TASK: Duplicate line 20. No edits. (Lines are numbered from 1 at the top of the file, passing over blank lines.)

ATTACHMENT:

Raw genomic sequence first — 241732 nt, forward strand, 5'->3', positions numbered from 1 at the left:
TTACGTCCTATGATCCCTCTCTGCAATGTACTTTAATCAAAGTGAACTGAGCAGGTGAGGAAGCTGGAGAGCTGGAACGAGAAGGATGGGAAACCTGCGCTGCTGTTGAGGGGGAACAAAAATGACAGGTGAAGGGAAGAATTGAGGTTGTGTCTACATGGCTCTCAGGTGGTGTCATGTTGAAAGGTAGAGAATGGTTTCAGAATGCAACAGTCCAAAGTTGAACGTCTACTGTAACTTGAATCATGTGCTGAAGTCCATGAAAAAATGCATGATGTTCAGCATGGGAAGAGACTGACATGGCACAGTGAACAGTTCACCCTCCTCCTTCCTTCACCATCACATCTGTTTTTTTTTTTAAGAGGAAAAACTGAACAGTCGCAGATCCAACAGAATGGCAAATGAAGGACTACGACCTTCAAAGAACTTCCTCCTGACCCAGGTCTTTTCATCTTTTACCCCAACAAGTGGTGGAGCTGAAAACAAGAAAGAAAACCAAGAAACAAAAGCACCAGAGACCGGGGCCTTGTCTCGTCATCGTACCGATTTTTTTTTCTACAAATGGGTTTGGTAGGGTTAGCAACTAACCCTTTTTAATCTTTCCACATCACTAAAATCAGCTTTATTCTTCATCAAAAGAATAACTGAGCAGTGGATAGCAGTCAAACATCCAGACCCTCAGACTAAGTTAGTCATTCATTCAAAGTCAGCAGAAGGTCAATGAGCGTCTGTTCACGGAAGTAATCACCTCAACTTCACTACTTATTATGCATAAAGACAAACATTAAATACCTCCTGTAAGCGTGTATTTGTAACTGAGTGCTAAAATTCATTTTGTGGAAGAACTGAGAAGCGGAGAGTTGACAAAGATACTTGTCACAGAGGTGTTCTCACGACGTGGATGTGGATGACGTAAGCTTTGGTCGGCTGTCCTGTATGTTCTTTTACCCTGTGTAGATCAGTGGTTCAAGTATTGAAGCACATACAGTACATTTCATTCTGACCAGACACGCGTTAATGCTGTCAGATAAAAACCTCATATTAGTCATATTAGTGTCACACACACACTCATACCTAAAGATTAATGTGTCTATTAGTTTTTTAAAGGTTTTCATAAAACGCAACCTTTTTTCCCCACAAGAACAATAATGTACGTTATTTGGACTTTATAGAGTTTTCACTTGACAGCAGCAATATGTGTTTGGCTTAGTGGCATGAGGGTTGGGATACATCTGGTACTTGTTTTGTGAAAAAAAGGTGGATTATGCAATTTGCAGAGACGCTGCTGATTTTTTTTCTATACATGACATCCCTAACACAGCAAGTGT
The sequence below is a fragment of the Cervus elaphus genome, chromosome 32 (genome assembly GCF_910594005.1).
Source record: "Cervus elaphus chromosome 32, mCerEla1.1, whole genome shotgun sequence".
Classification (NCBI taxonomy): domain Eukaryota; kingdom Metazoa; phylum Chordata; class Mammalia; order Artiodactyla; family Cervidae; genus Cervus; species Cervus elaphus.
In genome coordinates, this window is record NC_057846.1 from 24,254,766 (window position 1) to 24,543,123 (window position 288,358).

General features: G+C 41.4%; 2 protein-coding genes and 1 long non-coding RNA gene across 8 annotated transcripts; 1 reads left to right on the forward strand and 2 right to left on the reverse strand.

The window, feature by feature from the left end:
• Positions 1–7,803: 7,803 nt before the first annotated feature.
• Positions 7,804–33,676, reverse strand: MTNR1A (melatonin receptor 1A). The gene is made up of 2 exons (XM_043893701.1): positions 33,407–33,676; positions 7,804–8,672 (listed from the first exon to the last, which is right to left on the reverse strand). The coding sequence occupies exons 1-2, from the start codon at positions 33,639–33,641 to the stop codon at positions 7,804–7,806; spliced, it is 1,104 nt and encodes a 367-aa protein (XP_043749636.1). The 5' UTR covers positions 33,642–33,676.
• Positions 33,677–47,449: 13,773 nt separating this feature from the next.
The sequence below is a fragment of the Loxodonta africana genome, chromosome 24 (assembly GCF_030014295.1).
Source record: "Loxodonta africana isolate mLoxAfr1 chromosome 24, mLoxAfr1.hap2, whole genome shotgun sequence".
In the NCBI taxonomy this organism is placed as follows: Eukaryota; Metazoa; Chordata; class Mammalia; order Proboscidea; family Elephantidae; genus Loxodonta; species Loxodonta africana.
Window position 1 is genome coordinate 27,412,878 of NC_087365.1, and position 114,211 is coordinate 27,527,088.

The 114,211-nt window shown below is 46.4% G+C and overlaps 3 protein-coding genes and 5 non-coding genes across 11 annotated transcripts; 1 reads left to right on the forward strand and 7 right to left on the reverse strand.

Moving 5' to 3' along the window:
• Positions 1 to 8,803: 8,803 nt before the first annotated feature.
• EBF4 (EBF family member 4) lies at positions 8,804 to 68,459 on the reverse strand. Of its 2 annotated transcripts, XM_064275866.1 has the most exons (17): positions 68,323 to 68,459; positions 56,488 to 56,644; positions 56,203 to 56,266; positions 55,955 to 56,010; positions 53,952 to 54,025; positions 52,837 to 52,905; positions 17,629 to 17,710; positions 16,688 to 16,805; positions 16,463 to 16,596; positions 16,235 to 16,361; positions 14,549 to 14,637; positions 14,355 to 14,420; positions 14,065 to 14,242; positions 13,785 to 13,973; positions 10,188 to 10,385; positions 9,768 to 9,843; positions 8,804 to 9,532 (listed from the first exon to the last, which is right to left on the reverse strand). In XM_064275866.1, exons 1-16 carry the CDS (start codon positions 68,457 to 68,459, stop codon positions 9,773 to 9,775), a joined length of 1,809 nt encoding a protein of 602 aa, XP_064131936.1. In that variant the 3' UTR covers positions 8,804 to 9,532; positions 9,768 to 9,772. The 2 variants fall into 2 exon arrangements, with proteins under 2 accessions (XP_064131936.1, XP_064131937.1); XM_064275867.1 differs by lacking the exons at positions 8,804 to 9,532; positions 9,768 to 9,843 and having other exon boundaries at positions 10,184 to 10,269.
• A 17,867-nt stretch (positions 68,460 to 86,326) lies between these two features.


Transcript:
• A 17,867-nt stretch (positions 68,460 to 86,326) lies between these two features.